Federal government response to COVID a failure

He could have invoked the Emergencies Act

letters

Federal government response to COVID a failure

It should now be clear to every Canadian that our government’s COVID-19 response is a failure. Our vaccine rollout is 18th among developed nations, and the Lowry institute, one of Australia’s most respected think tanks, has us 61st among 98 nations in terms vaccine distribution, behind some nations we think of as “undeveloped.” What is more, we recently have tapped vaccine supplies designated for poorer nations, much to the consternation of fair minded Canadians, who are worried about how their country’s reputation as well as the welfare of our people.

So who is responsible for this colossal and disgraceful failure? A recent Macleans article by Scott Gilmore published on Jan. 28 and entitled “The Numbers are In: Canada’s Covid Fighting Efforts are among the World’s Worst” sheds considerable light on this terrible disgrace. As the article points out, although the provinces have not always responded in the best way and have made policy errors, the blame lies almost exclusively on Justin Trudeau and the federal Liberals. Trudeau’s policy regarding COVID has been erratic and dysfunctional. He is the only G7 leader who has not returned to his official functions and has tried to lead policy from home. That in itself is odd and questionable.

He could have invoked the Emergencies Act and dealt with the crisis immediately, similar to the way New Zealand did, but he did not. He could have forced domestic manufacturers to produce the vaccine, but he did not. He could have used the military to set up centres for distribution of the vaccine, as they have recently tried to do in America, but he did not. The list of “he did not” offences continues to grow.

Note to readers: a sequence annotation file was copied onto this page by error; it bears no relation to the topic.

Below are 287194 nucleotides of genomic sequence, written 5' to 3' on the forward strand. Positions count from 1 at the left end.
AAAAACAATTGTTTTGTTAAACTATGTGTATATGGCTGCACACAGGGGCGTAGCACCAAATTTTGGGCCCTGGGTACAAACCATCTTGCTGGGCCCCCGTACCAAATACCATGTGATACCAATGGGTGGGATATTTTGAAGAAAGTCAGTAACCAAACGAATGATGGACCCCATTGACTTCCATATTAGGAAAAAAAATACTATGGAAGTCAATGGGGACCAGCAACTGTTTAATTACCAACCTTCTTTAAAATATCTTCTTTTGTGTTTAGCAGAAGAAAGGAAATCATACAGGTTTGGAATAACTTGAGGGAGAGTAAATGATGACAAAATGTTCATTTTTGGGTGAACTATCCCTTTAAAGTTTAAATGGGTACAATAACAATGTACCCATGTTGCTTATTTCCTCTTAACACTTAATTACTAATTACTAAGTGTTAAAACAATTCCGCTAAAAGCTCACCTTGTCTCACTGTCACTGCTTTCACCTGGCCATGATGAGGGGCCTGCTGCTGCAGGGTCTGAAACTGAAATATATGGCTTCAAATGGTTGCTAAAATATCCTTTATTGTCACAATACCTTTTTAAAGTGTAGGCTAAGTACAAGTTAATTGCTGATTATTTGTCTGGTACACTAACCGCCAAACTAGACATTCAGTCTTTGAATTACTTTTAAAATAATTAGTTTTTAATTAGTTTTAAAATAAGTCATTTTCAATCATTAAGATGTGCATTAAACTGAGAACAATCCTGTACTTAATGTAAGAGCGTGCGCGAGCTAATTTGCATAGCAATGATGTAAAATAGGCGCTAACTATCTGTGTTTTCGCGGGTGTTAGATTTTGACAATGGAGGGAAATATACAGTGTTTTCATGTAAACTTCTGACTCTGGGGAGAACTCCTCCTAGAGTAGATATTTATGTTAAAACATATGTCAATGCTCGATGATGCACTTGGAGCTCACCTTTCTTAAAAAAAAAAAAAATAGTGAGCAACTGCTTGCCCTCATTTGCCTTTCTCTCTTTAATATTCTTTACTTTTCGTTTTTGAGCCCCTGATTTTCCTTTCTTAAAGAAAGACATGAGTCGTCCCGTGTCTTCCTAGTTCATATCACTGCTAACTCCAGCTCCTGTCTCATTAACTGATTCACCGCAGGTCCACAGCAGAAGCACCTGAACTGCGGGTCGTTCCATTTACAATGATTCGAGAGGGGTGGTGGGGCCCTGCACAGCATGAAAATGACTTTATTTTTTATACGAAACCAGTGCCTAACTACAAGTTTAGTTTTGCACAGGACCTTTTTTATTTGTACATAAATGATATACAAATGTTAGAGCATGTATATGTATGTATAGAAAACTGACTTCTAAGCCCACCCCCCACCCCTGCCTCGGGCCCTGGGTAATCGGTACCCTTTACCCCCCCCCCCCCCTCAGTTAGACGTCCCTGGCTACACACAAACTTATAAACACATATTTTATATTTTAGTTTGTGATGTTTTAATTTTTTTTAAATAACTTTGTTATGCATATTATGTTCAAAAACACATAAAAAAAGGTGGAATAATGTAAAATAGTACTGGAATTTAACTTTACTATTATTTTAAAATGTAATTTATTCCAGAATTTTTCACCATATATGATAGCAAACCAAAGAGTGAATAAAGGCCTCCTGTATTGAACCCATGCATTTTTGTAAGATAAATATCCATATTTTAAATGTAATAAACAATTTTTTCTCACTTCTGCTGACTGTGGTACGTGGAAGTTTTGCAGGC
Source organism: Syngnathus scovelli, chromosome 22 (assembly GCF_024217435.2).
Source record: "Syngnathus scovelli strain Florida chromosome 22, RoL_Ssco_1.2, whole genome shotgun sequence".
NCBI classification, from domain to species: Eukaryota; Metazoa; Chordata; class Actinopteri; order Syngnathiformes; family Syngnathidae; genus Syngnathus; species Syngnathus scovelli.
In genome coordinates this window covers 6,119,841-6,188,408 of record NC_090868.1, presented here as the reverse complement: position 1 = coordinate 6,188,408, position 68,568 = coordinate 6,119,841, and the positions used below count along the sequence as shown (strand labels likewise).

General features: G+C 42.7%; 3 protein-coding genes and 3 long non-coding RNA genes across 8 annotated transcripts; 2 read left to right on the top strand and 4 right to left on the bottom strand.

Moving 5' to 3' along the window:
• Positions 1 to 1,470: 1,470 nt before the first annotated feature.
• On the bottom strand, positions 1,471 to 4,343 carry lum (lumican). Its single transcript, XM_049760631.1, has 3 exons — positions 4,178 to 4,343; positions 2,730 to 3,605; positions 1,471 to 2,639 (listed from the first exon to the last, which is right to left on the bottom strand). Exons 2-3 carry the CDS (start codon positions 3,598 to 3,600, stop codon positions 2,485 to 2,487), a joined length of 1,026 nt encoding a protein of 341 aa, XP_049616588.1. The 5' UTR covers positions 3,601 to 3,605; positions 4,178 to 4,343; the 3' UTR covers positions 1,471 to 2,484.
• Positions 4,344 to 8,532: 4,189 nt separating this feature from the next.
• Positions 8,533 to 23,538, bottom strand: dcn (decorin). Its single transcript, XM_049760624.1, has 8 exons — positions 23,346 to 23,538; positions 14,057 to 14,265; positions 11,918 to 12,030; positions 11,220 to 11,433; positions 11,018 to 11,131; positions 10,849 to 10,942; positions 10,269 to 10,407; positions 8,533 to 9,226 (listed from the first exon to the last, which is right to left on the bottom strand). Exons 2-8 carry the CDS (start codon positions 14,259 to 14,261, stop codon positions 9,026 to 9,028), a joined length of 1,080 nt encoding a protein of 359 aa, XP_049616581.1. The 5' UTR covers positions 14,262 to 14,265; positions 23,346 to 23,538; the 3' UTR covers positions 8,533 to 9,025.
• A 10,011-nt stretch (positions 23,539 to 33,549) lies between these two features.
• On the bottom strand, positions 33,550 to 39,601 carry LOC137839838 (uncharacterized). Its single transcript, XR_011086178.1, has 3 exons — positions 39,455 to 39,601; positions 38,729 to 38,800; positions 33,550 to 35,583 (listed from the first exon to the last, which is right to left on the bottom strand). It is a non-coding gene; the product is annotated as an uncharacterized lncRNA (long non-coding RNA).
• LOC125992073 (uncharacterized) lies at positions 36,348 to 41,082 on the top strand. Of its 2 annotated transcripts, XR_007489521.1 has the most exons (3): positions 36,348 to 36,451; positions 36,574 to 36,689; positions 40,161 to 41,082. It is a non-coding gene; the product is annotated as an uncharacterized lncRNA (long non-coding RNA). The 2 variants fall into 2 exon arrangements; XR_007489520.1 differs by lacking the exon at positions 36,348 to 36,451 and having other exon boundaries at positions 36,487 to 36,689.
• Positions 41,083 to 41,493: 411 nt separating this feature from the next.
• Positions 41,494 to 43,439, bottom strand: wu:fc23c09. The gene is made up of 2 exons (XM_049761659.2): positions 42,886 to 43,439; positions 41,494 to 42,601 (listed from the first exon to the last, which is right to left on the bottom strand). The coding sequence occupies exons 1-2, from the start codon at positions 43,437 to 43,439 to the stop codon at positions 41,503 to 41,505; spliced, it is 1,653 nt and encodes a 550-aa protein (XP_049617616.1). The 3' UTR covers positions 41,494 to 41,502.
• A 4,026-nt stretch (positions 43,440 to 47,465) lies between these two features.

Meanwhile he, and to be fair the premiers, are blaming everyone but themselves. But the central fact remains: the prime minister has failed the nation. As we go into a very probable election in the late spring or early summer, it is important to add this fact to the string of unsavoury policies and inept mistakes which seem to make up the bulk of his actions. How much longer can we tolerate this? How much more of this do we deserve? Good questions all around.

Perry Foster

Duncan

Letters

Get local stories you won't find anywhere else right to your inbox.
Sign up here

Just Posted

Neurologist and medical educator Dr. Alexandre Henri-Bhargava, seen here speaking at the 2020 Breakfast to Remember in Victoria, will delve into the latest in dementia research during an interactive research event exclusively for attendees of this year’s virtual Breakfast. Access to the March 10 research event is included with the purchase of a Breakfast to Remember ticket. (Kevin Light Photography)
Blast off with Chris Hadfield at Alzheimer Society’s Breakfast to Remember in March

The Society hopes people in all corners of the province will make the most of this opportunity